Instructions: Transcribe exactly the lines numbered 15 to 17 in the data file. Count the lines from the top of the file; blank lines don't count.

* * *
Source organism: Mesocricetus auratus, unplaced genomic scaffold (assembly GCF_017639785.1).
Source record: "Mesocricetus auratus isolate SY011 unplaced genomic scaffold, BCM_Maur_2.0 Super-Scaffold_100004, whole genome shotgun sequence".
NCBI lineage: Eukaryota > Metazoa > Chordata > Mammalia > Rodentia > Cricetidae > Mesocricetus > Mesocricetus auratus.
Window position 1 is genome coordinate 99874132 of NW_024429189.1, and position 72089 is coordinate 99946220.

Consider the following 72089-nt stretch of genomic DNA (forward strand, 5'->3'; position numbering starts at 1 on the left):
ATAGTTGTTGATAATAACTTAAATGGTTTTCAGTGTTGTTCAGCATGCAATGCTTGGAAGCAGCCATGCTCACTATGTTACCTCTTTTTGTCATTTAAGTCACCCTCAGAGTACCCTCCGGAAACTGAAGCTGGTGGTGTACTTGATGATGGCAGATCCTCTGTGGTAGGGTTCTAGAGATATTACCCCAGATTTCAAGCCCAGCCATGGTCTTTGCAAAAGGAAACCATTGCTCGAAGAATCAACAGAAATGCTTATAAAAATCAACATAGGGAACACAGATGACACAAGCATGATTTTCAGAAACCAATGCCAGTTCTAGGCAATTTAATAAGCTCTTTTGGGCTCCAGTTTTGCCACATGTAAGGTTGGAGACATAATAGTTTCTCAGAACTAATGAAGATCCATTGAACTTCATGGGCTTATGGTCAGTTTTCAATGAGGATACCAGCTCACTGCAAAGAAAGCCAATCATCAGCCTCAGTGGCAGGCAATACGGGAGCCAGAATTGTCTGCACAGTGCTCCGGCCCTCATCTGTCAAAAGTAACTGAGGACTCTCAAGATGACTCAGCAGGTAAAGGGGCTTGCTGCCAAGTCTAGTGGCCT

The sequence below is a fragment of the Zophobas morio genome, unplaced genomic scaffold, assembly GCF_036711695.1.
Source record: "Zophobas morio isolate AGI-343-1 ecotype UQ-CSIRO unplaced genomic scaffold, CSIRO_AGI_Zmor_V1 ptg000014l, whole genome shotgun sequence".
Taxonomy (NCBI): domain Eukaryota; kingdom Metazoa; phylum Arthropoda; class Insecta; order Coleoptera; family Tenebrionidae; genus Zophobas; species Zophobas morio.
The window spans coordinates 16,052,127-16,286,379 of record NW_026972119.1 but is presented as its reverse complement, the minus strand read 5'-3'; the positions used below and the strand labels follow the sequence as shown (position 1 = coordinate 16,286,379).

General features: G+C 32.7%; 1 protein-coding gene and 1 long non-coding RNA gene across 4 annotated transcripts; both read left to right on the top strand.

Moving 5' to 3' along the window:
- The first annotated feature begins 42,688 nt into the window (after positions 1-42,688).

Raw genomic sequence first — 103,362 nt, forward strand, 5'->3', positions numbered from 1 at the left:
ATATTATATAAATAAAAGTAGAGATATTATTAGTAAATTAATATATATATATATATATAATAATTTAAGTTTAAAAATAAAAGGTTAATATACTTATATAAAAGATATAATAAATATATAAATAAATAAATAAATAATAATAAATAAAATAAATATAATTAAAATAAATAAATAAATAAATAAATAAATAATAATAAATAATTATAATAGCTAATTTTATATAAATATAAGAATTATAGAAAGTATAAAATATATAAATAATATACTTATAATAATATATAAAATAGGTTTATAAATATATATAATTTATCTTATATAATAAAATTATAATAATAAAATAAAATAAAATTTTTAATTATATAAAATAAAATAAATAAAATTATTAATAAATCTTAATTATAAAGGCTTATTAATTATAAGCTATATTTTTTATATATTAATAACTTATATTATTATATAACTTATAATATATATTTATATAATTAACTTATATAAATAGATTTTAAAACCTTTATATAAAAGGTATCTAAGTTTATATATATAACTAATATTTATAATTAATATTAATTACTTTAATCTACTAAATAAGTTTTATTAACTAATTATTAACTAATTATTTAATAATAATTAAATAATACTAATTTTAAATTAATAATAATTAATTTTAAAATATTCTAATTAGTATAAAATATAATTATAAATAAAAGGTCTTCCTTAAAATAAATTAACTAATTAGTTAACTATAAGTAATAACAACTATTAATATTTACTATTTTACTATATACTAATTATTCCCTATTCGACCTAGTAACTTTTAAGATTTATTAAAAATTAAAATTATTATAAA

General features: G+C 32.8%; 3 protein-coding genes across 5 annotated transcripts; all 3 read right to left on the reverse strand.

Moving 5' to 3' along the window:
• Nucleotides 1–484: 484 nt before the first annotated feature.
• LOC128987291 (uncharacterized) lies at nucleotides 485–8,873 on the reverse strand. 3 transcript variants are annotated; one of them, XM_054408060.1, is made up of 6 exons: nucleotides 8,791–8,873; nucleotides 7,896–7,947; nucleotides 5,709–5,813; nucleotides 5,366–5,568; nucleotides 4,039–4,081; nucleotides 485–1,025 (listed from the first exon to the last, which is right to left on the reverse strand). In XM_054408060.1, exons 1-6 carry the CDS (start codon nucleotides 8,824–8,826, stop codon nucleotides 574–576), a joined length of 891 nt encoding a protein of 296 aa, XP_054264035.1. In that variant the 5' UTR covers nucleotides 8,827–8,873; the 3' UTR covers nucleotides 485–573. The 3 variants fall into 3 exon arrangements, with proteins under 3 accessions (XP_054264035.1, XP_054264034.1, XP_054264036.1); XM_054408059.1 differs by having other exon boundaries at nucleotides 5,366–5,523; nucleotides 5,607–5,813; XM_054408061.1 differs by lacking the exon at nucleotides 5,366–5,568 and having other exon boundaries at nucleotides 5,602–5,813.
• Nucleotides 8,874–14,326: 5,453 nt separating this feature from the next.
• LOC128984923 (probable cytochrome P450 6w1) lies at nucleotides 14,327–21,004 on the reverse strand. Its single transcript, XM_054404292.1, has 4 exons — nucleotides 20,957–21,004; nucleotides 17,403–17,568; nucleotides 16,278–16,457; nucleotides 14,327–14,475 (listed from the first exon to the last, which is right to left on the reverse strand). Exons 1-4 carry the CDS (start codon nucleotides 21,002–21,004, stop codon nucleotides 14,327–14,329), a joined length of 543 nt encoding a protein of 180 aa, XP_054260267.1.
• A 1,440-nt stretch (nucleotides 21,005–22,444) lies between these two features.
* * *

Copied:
ATATTATATAAATAAAAGTAGAGATATTATTAGTAAATTAATATATATATATATATATAATAATTTAAGTTTAAAAATAAAAGGTTAATATACTTATATAAAAGATATAATAAATATATAAATAAATAAATAAATAATAATAAATAAAATAAATATAATTAAAATAAATAAATAAATAAATAAATAAATAATAATAAATAATTATAATAGCTAATTTTATATAAATATAAGAATTATAGAAAGTATAAAATATATAAATAATATACTTATAATAATATATAAAATAGGTTTATAAATATATATAATTTATCTTATATAATAAAATTATAATAATAAAATAAAATAAAATTTTTAATTATATAAAATAAAATAAATAAAATTATTAATAAATCTTAATTATAAAGGCTTATTAATTATAAGCTATATTTTTTATATATTAATAACTTATATTATTATATAACTTATAATATATATTTATATAATTAACTTATATAAATAGATTTTAAAACCTTTATATAAAAGGTATCTAAGTTTATATATATAACTAATATTTATAATTAATATTAATTACTTTAATCTACTAAATAAGTTTTATTAACTAATTATTAACTAATTATTTAATAATAATTAAATAATACTAATTTTAAATTAATAATAATTAATTTTAAAATATTCTAATTAGTATAAAATATAATTATAAATAAAAGGTCTTCCTTAAAATAAATTAACTAATTAGTTAACTATAAGTAATAACAACTATTAATATTTACTATTTTACTATATACTAATTATTCCCTATTCGACCTAGTAACTTTTAAGATTTATTAAAAATTAAAATTATTATAAA

General features: G+C 32.8%; 3 protein-coding genes across 5 annotated transcripts; all 3 read right to left on the reverse strand.

Moving 5' to 3' along the window: